We have recently been working with a client on their cookie compliance.  After performing an audit across all their sites, the question was raised about whether we could track in Adobe Analytics which cookies are being fired and then trigger an alert when new cookies appear.

It took a surprisingly small amount of code to capture this information and the reports are interesting.

Capturing the cookie names

Cookies are stored in the DOM in object called document.cookie. This is a semicolon separated list of name/value pairs, holding the names and values of the cookies.  We don’t want to capture the values of the cookies as they are generally too long for an Adobe list var, they may (but shouldn’t!) contain personally identifiable information (or anonymised user IDs at least) and the different values will cause duplication in the reports.

So the first thing the JS needs to do is separate the full list into individual cookies:

var cookies = document.cookie.split(";");
This will create an array containing the names and values of each cookie:
You can see that each array item contains the name, an equals sign and the value.  The next thing we can do is loop through each item of the array and pull just the name (everything up to the equals sign), saving it into a new array:
var cookieNames = [];
The Array.forEach() method will loop through the items of the array and run the function that is passed in as a parameter.  The parameter of the function is a reference to the array item in the loop.
For each item in the array we are splitting the value on the equals sign and adding everything before it to a new array called cookieNames.
You can rewrite the second line using an arrow function if you don’t have any IE8 visitors:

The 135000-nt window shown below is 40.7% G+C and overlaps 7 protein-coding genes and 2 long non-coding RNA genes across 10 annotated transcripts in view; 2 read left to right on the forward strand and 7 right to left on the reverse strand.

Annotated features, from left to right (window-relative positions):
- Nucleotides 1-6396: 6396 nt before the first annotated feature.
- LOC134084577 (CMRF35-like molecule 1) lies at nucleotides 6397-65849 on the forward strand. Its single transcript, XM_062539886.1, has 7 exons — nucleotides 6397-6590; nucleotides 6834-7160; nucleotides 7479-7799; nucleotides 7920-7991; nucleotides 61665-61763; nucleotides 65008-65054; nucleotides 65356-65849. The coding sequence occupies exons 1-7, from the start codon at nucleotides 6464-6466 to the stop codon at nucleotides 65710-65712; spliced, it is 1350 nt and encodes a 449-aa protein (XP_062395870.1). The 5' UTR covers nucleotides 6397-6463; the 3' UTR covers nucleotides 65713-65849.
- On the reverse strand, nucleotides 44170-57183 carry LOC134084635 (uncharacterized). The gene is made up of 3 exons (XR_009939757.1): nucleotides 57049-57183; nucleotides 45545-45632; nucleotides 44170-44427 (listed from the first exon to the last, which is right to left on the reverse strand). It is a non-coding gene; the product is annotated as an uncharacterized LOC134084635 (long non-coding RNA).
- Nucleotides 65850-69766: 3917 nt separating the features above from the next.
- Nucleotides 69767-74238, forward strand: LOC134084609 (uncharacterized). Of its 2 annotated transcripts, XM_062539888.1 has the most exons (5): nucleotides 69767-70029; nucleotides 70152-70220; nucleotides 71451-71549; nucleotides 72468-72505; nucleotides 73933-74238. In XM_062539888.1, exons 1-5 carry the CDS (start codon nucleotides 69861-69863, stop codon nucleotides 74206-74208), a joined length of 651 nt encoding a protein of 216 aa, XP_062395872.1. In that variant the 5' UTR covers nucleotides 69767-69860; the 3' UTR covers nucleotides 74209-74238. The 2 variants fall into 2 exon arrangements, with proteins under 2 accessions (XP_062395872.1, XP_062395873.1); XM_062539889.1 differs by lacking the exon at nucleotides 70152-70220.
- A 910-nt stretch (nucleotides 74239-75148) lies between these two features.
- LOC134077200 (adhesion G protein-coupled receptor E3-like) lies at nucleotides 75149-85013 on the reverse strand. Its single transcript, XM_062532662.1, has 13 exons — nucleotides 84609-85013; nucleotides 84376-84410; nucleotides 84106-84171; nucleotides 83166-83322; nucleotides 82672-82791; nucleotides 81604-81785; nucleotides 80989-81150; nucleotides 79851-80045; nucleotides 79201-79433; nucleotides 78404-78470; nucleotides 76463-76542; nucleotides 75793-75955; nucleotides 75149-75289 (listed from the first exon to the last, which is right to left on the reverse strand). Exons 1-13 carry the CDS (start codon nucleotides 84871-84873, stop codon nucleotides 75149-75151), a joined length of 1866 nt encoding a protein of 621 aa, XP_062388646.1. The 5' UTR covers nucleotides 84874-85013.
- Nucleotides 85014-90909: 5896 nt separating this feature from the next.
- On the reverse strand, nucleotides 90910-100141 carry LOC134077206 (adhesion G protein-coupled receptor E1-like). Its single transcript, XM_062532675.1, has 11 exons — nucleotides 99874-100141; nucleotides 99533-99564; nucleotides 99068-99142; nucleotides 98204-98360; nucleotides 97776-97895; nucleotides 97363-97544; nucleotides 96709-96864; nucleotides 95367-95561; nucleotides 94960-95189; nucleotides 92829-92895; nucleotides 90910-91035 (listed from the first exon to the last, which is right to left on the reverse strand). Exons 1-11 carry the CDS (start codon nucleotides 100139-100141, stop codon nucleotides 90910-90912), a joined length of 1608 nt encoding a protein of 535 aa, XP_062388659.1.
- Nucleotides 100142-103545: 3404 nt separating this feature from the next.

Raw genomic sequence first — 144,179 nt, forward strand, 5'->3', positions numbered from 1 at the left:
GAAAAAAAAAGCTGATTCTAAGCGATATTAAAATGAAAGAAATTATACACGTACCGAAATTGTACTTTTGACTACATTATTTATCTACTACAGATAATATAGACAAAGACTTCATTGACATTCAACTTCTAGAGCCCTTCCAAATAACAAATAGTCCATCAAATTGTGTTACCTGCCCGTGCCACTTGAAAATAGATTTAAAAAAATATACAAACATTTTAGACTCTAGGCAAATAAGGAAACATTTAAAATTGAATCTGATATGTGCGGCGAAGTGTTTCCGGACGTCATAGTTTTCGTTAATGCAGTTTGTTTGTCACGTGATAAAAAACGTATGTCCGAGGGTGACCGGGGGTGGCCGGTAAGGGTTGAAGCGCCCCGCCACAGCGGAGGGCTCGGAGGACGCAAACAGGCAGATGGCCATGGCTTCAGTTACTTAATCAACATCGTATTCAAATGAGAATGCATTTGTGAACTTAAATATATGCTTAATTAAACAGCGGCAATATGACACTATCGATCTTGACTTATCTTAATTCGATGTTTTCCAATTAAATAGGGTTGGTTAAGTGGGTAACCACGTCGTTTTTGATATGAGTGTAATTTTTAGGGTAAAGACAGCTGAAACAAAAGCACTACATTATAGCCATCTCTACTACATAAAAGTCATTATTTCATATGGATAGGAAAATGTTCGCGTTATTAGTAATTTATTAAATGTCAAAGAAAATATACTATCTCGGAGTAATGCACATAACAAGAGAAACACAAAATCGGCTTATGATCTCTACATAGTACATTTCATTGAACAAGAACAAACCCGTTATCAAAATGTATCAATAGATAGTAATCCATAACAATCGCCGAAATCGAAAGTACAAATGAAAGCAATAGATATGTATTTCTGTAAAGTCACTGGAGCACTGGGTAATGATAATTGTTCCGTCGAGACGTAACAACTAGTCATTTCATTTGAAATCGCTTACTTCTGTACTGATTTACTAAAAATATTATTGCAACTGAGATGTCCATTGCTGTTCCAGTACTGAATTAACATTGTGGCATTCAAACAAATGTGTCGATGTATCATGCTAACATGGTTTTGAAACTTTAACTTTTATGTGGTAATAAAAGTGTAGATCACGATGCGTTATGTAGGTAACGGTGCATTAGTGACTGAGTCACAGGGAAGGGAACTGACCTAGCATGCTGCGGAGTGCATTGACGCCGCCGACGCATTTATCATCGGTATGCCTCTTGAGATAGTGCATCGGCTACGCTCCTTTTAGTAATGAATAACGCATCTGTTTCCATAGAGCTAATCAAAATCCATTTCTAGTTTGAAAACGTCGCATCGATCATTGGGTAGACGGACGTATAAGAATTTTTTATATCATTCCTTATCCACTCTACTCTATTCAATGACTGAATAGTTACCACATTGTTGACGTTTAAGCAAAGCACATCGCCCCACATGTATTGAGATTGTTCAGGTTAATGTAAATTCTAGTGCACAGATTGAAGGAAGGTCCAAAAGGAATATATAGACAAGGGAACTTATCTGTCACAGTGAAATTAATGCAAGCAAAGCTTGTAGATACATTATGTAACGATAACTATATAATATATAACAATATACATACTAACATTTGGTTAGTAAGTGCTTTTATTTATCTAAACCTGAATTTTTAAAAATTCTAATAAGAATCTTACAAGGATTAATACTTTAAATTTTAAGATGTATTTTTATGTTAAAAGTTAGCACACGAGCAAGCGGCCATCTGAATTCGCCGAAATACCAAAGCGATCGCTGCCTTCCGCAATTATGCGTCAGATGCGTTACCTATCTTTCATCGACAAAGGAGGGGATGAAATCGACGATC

cookies.forEach((item) => { cookieNames.push(item.split("=")[0].trim()) });


Finally we need to save the array into a delimited string to match the configuration in Adobe:

s.list3 = cookieNames.join(",");

The character used in the join()method should match the delimiter character configured in the appropriate list var.

The expiry is set to Hit as we don’t want this information to persist.  We’re only interested in the number of instances/occurrences of each cookie name.
You can then do a trended report of this list var.  In most cases this will give a whole load of roughly parallel lines, as most people will get all the cookies (unless they have opted out of particular categories).  The interest comes when you see a line start from 0, indicating a new cookie, or a line disappear to 0, indicating a cookie that is no longer present.



You could also add a metric to capture the number of cookies on a page, which would just be the length of the array that you assigned to list var 3.  If you capture another counter Event at the same time, you can use that as an Instance counter, which you can then use to get an average number of cookies per hit (or you could use page views).

s.list3 = cookieNames.join(",");
s.events = "event100=" + cookieNames.length + ",event101";

You can then add an alert on this average number of cookies metric, so you’ll get an email if the number changes.


Ben Stephenson has worked as a consultant for 120Feet for four years.  Before 120Feet he had ten years of development experience on ecommerce websites, and five years of digital marketing experience as an ecommerce manager looking after a large multinational collection of websites for a Travel and Tourism company.  He is an official Tealium Expert (with the polo shirt to prove it!) and spends most of his days in Adobe Analytics, Tealium iQ, and Adobe Launch.

In his spare time he plays guitar, builds Lego and takes photos.